AAlthough the majority of newborns are born healthy and with no ear abnormalities, occasionally an abnormality exists. Fifteen to twenty percent of all infants are born with an ear deformity. Of these deformities, thirty percent are expected to self-correct, but there is no scientific way to know which ones will improve. Without early correction, many children will undergo otoplasty, corrective ear surgery, when they are five or six years old.
Fortunately, we now have a simple, non-invasive option to correct ear abnormalities, the Earwell Correction System or ear molds for babies. In 2010 at New York-Presbyterian Hospital-Cornell, I introduced ear molding for infants to the pediatric community. During the last decade of The Newborn Butterfly Project, I have treated hundreds of children with various deformities, documenting my landmark results in the plastic surgery literature. By using this device, I have witnessed a high level of satisfaction from parents and impressive improvements in the deformities; softening the curves of the ear by re-contouring cartilage.
Through innovation, I have had an opportunity to truly make a difference in children’s lives, helping to decrease the bullying that many children with ear deformities face and eliminating the need for invasive surgical correction later in life.
The Theory Behind Ear Molding
Infants are born with high levels of estrogen in their bloodstreams, which peaks at day three of life. This elevated estrogen increases the ear cartilage’s plasticity, creating a privileged period during which the ear can be molded into the correct position. While ear molding has been taking place for centuries, the technique has traditionally been less effective in correcting deformities. Until recently, physicians had advised new parents to use dental paste, feeding tubes and paper tape to make a hodge-podge of a mold that could reshape their baby’s ears. However, this placed the onus of shaping the ear on the baby’s parents, who can be overwhelmed with caring for a small child. The makeshift mold also wiggled and shifted so the ear was not continuously being folded into the correct position, elongating treatment times. The EarWell device, released in 2010, changed ear molding forever. The EarWell is a small cradle that holds the ear in the perfect position so that parents do not have to do anything. Parents can leave it on and not even have to think about it. It applies pressure to the ear to conform it to a more natural anatomy throughout the day and night.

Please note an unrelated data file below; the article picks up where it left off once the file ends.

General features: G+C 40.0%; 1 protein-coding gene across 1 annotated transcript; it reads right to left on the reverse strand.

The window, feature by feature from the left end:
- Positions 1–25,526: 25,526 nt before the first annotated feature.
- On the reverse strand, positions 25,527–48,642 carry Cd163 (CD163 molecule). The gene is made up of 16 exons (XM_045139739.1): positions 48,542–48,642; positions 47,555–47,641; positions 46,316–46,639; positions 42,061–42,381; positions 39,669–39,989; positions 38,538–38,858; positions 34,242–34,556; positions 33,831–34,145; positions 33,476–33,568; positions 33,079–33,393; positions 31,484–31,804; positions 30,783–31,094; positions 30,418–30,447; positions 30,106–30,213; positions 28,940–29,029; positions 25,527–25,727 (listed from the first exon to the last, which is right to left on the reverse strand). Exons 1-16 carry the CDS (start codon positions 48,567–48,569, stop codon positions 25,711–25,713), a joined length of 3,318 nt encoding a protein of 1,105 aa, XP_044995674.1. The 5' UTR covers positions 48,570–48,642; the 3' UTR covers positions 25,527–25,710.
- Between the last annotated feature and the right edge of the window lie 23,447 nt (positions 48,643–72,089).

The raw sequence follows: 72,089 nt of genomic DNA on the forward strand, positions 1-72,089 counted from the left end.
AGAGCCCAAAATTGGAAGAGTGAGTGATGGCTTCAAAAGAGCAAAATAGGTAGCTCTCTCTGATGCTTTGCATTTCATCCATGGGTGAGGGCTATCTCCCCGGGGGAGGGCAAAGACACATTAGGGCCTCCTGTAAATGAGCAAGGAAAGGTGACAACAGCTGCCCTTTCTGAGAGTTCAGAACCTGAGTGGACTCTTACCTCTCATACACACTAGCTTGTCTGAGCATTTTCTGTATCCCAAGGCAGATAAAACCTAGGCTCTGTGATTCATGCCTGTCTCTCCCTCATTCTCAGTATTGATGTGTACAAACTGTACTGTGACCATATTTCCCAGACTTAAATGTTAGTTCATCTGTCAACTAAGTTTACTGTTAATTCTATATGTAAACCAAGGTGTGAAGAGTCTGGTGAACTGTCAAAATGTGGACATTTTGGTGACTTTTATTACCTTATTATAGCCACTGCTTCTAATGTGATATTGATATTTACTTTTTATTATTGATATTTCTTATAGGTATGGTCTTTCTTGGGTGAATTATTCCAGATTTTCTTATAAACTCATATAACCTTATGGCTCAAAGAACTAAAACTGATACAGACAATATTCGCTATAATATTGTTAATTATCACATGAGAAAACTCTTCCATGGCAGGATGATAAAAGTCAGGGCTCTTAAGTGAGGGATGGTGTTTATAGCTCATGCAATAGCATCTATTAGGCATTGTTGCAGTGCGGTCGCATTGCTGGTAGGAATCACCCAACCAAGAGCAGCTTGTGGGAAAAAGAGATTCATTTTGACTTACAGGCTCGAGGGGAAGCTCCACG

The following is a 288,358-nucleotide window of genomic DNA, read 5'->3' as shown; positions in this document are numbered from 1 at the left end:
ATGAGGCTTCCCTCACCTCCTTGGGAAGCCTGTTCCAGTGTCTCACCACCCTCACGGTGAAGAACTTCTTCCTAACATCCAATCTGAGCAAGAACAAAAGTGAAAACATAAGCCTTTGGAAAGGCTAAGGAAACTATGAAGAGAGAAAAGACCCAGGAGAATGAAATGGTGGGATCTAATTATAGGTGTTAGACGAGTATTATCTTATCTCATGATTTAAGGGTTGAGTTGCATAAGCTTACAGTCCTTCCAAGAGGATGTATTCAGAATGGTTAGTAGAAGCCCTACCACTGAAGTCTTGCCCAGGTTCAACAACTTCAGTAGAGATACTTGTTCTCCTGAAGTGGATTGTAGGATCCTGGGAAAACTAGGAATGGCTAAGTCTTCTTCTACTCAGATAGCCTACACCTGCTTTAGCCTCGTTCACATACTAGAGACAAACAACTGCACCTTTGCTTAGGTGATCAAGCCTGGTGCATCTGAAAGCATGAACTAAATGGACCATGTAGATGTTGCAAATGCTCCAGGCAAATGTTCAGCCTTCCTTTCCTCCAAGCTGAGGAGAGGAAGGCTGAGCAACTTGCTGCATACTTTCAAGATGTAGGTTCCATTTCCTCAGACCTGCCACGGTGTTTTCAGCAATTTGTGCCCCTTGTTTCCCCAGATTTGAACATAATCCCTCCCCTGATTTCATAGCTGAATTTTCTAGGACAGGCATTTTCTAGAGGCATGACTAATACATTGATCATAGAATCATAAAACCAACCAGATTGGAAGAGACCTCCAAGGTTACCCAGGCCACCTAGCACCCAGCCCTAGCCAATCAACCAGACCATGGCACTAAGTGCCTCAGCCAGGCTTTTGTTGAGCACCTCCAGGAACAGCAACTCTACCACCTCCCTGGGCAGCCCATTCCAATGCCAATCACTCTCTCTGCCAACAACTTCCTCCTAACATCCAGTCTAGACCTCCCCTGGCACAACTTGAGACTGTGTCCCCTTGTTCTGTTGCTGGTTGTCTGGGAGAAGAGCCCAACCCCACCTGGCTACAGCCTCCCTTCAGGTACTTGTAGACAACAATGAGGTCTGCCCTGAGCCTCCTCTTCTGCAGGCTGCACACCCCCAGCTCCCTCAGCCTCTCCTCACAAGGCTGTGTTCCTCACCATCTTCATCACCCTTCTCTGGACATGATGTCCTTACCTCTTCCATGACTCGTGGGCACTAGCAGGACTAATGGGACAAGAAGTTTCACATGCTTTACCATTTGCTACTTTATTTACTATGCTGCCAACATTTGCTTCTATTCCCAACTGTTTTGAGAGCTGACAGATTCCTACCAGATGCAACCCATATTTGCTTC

Ear Molding versus Otoplasty
Once estrogen levels return to normal — when infants are about six weeks old — using non-surgical means to fix deformities becomes less reliable, causing infants with ear abnormalities to wait and have ear surgery later in life. Many children have the surgery, called otoplasty, later in their childhood, but like all surgeries, it is associated with pain and some risk, including infection, hematoma and anesthesia-related complications. With otoplasty, there is also a twenty percent chance that the deformity will reoccur if the stitches break. The EarWell’s higher success rate and pain-free process make it a more attractive option for parents. In fact, changes to the soft curves of the ear and elimination of certain ridges can often be better corrected using molding.
The Newborn Butterfly Project: A Shortened Treatment Protocol for Ear Molding
In the first hundred babies that I treated with Earwell, over 95% of deformities were corrected. During this study, infants from the newborn nursery were referred directly to my practice in their first few days of life, when ears are characterized by greater plasticity. I found that the process was nearly fail–proof, with a 96 percent success rate, and attributed these outcomes to the young age at which intervention was initiated and the sturdy mold. More exciting, the pain-free and non-invasive procedure can effectively transform the ear shape in two weeks, compared to the six to eight weeks doctors have historically advised; representing a breakthrough in how we treat ear deformities. When surveying the parents of my patients, none found the treatment difficult or uncomfortable for the baby. One hundred percent stated that they would repeat the procedure. The results of this study were presented at the Academy of Pediatrics, national and international plastic surgery conferences, and are detailed in the Plastic and Reconstructive Surgery Journal. I have named my research the Newborn Butterfly Project because abnormal ears are coaxed through a natural metamorphosis, similar to how a caterpillar becomes a butterfly.
Ease of Use
The procedure is pain-free, does not impact the baby’s ability to sleep and does not affect mothers’ ability to breastfeed. The device is perforated, so the babies can hear perfectly. You can breastfeed with it. The only limitation is that you need to try not to get the mold wet because it is attached to your baby’s skin by an adhesive. Otherwise, you treat the molds as if your baby is wearing little earmuffs.
While ear correction is typically cosmetic, early intervention and ear molding with the EarWell is often covered by insurance because it is considered a congenital deformity.
Much of the treatment experience was a direct result of the fabulous patient care and bedside manner of Dr. Doft. The experience might not have been as positive if the physician were clinical or reserved. When dealing with newborns and a parent’s insecurity, the parents really need someone who is relaxed and not rushing through visits.